So, go to the website, folks, and suggest a new name. The sillier the better. Basebally McBaseball Face? The Gwinnett Crackers?

 

David Ortiz thinks the Yankees leaked his 2003 drug test results

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David Ortiz was one of the hundred or so ballplayers who tested positive for PEDs during the 2003 survey testing which was designed to determine whether or not baseball’s drug problem was significant enough to warrant full-blown testing the following year.  His and everyone else’s name was supposed to remain confidential — indeed, the test results were supposed to be destroyed — but the government illegally seized them and, eventually, his, Alex Rodriguez and Sammy Sosa’s names were leaked.

While most people have long moved on from those survey test results — and while Rob Manfred himself recently said that those results may not, in fact, establish that Ortiz took banned substances  — the story still sticks in Ortiz’s craw. So much so that he’s still out speculating about how his results were made public. His theory? The Yankees did it. From an interview on WEEI:

“What was the reason for them to come out with something like that?” he said. “The only thing that I can think of, to be honest with you, a lot of big guys from the Yankees were being caught. And no one from Boston. This was just something that leaked out of New York, and they had zero explanation about it.”

I’m gonna call B.S. on that.

At the time names were surfacing in connection with those test results, in the summer of 2009, I was given a list of players by an anonymous source. This person claimed it was a list of all 100+ players who tested positive in 2003. Given the nature in which they were provided to me and given that, at the time, there were a lot of people circulating hoax lists, I was dubious to say the least. I had a separate source at the time who knew people who had access to the actual list of players. The source would not tell me who was on the actual list — it was and continues to be confidential — but the knowledgable source did confirm for me that, as I suspected, my list was bunk. I obviously didn’t write anything about it and moved on.

Some added value from that conversation, however, was learning just how few people actually had access to the real list. A small handful of top officials at the union and the league office did, I was told, and obviously the government had it given that they seized it in their idiotic and illegal raid, but that was it. Clubs, I was specifically told, did not have the list.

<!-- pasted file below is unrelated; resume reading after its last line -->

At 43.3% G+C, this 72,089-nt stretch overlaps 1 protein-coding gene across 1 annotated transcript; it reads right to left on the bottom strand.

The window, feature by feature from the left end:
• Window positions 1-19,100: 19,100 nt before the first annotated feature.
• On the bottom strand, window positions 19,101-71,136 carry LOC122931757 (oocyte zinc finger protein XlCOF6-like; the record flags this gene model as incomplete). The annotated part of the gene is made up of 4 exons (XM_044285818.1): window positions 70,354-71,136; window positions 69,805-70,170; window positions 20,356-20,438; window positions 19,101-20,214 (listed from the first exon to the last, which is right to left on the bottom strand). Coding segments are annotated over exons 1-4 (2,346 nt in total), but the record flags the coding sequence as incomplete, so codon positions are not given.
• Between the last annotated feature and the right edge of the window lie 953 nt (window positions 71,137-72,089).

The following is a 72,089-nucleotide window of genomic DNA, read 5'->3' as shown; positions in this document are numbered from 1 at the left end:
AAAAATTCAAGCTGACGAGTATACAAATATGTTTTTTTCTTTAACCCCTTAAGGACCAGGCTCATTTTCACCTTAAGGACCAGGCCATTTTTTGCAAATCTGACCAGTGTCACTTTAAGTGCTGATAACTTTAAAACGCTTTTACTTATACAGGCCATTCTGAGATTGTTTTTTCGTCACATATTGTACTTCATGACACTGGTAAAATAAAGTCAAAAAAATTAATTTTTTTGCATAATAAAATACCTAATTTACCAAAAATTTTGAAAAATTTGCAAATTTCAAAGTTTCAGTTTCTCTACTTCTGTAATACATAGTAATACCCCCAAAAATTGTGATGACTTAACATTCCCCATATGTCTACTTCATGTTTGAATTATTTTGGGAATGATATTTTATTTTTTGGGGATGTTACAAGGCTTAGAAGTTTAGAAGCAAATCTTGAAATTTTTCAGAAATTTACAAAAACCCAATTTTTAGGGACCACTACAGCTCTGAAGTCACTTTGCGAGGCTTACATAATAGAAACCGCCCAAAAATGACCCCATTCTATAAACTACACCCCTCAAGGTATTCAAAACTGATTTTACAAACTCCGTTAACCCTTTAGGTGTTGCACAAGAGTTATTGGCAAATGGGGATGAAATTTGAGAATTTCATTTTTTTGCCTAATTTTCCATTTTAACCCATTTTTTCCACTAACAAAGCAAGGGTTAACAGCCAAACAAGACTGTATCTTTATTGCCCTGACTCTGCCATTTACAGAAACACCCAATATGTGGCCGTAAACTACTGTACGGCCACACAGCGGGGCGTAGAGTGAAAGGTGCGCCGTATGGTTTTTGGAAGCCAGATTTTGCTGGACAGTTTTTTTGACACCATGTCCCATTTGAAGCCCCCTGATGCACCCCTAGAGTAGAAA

We’ll never know for sure, but I strongly, strongly suspect that the source of the leak was either IRS/FDA agent Jeff Novitzky, who spearheaded the government’s investigation into PEDs or someone close to him, such as the prosecutors with whom he worked. Novitzky spent close to a decade outing and prosecuting athletes for PED use and, in my view and the view of many others who followed the story at the time, he saw his work as an almost holy crusade. As the above-linked story about the federal court smacking down his seizure of the 2003 test results as illegal, he was often overzealous.

The reporter who broke the story of David Ortiz’s positive test result was Michael S. Schmidt of the New York Times. Schmidt almost always had the first stories about players being outed as PED users during that period and his reporting on steroids in baseball in general almost always carried with it a pro-government slant. As I said, we’ll never know for sure, but it seems obvious to me that federal investigators and prosecutors were his sources. I suspect they were his sources for the name-naming articles as well. When Ortiz’s name leaked, Novitzky’s investigation was on the brink of being smacked down hard by a federal court and, I suspect, he leaked Ortiz’s name to the New York Times as a means of putting a face on the story and getting public sentiment on the side of those who would name names.

Like I said, though, that’s all ancient history at this point. At least to most people. It’s not to David Ortiz, which is understandable given that the whole incident affected him personally. But I think he’s wrong on the Yankees being the ones to out him. I don’t think anyone with the Yankees knew who was actually on the list. And even if they did, they had no incentive to get into some sort of P.R. war about PED users given that they already at least one prominent superstar getting killed for PED use and a lot of other ones who could possibly have been on the list as well.

But the feds had the list. And a desire to have the bad guys they were trying to prosecute shamed in the public arena. I’d bet a decent sum of money that they’re the ones who leaked your name, Big Papi. I’d aim your rhetorical guns at them if I were you.